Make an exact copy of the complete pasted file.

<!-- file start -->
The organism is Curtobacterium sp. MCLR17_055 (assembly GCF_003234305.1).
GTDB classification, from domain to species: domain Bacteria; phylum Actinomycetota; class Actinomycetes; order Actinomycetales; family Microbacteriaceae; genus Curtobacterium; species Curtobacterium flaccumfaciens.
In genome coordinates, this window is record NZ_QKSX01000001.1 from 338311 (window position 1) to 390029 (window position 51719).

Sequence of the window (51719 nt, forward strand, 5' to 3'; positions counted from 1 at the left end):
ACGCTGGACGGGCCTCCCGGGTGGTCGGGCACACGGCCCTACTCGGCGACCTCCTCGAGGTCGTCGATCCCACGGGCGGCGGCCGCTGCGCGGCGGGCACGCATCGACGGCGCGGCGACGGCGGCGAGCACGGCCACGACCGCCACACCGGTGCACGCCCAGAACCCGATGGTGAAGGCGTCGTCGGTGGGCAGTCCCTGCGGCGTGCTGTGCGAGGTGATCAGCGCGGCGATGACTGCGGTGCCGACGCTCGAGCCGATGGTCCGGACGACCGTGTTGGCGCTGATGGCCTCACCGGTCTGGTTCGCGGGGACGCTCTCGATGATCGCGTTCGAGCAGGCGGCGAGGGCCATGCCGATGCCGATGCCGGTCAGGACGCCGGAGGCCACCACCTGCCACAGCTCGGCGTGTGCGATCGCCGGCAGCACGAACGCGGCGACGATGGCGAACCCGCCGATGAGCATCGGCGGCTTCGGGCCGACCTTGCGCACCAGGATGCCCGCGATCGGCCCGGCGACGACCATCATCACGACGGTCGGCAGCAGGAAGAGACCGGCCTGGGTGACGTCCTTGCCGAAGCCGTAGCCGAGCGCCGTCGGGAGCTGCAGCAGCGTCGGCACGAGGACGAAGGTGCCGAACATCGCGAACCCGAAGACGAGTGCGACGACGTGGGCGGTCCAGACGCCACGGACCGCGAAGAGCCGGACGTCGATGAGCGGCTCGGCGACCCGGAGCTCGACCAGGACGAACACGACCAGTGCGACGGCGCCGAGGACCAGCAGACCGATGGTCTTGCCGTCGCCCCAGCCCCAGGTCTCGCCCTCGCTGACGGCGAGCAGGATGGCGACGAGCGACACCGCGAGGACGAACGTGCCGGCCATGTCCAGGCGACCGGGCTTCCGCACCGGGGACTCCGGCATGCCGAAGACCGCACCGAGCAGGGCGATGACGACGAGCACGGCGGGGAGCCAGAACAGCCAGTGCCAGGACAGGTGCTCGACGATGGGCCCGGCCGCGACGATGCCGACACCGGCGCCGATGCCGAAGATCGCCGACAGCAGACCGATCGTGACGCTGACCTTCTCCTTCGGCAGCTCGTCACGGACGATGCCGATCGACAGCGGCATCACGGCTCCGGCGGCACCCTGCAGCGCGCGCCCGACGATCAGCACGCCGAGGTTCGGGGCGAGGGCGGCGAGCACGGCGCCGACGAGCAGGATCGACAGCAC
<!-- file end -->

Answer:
The organism is Curtobacterium sp. MCLR17_055 (assembly GCF_003234305.1).
GTDB classification, from domain to species: domain Bacteria; phylum Actinomycetota; class Actinomycetes; order Actinomycetales; family Microbacteriaceae; genus Curtobacterium; species Curtobacterium flaccumfaciens.
In genome coordinates, this window is record NZ_QKSX01000001.1 from 338311 (window position 1) to 390029 (window position 51719).

Sequence of the window (51719 nt, forward strand, 5' to 3'; positions counted from 1 at the left end):
ACGCTGGACGGGCCTCCCGGGTGGTCGGGCACACGGCCCTACTCGGCGACCTCCTCGAGGTCGTCGATCCCACGGGCGGCGGCCGCTGCGCGGCGGGCACGCATCGACGGCGCGGCGACGGCGGCGAGCACGGCCACGACCGCCACACCGGTGCACGCCCAGAACCCGATGGTGAAGGCGTCGTCGGTGGGCAGTCCCTGCGGCGTGCTGTGCGAGGTGATCAGCGCGGCGATGACTGCGGTGCCGACGCTCGAGCCGATGGTCCGGACGACCGTGTTGGCGCTGATGGCCTCACCGGTCTGGTTCGCGGGGACGCTCTCGATGATCGCGTTCGAGCAGGCGGCGAGGGCCATGCCGATGCCGATGCCGGTCAGGACGCCGGAGGCCACCACCTGCCACAGCTCGGCGTGTGCGATCGCCGGCAGCACGAACGCGGCGACGATGGCGAACCCGCCGATGAGCATCGGCGGCTTCGGGCCGACCTTGCGCACCAGGATGCCCGCGATCGGCCCGGCGACGACCATCATCACGACGGTCGGCAGCAGGAAGAGACCGGCCTGGGTGACGTCCTTGCCGAAGCCGTAGCCGAGCGCCGTCGGGAGCTGCAGCAGCGTCGGCACGAGGACGAAGGTGCCGAACATCGCGAACCCGAAGACGAGTGCGACGACGTGGGCGGTCCAGACGCCACGGACCGCGAAGAGCCGGACGTCGATGAGCGGCTCGGCGACCCGGAGCTCGACCAGGACGAACACGACCAGTGCGACGGCGCCGAGGACCAGCAGACCGATGGTCTTGCCGTCGCCCCAGCCCCAGGTCTCGCCCTCGCTGACGGCGAGCAGGATGGCGACGAGCGACACCGCGAGGACGAACGTGCCGGCCATGTCCAGGCGACCGGGCTTCCGCACCGGGGACTCCGGCATGCCGAAGACCGCACCGAGCAGGGCGATGACGACGAGCACGGCGGGGAGCCAGAACAGCCAGTGCCAGGACAGGTGCTCGACGATGGGCCCGGCCGCGACGATGCCGACACCGGCGCCGATGCCGAAGATCGCCGACAGCAGACCGATCGTGACGCTGACCTTCTCCTTCGGCAGCTCGTCACGGACGATGCCGATCGACAGCGGCATCACGGCTCCGGCGGCACCCTGCAGCGCGCGCCCGACGATCAGCACGCCGAGGTTCGGGGCGAGGGCGGCGAGCACGGCGCCGACGAGCAGGATCGACAGCAC